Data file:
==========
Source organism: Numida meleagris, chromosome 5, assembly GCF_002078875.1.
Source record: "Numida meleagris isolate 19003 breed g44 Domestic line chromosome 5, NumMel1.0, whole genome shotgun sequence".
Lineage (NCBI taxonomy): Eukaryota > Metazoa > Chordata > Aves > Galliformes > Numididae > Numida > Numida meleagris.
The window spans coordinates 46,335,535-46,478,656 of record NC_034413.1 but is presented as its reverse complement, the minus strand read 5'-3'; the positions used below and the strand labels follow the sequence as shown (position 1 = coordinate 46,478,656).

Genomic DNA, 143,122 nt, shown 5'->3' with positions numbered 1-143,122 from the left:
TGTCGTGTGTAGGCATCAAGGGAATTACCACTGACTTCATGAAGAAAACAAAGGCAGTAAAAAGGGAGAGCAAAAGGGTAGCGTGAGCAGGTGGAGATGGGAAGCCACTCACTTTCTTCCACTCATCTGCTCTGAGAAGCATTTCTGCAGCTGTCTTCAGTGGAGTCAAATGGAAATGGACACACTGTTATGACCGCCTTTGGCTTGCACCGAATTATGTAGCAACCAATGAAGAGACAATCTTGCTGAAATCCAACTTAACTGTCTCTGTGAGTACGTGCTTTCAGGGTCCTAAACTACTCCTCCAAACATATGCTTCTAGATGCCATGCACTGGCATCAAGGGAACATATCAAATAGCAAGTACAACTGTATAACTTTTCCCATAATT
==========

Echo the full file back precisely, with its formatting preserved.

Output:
Source organism: Numida meleagris, chromosome 5, assembly GCF_002078875.1.
Source record: "Numida meleagris isolate 19003 breed g44 Domestic line chromosome 5, NumMel1.0, whole genome shotgun sequence".
Lineage (NCBI taxonomy): Eukaryota > Metazoa > Chordata > Aves > Galliformes > Numididae > Numida > Numida meleagris.
The window spans coordinates 46,335,535-46,478,656 of record NC_034413.1 but is presented as its reverse complement, the minus strand read 5'-3'; the positions used below and the strand labels follow the sequence as shown (position 1 = coordinate 46,478,656).

Genomic DNA, 143,122 nt, shown 5'->3' with positions numbered 1-143,122 from the left:
TGTCGTGTGTAGGCATCAAGGGAATTACCACTGACTTCATGAAGAAAACAAAGGCAGTAAAAAGGGAGAGCAAAAGGGTAGCGTGAGCAGGTGGAGATGGGAAGCCACTCACTTTCTTCCACTCATCTGCTCTGAGAAGCATTTCTGCAGCTGTCTTCAGTGGAGTCAAATGGAAATGGACACACTGTTATGACCGCCTTTGGCTTGCACCGAATTATGTAGCAACCAATGAAGAGACAATCTTGCTGAAATCCAACTTAACTGTCTCTGTGAGTACGTGCTTTCAGGGTCCTAAACTACTCCTCCAAACATATGCTTCTAGATGCCATGCACTGGCATCAAGGGAACATATCAAATAGCAAGTACAACTGTATAACTTTTCCCATAATT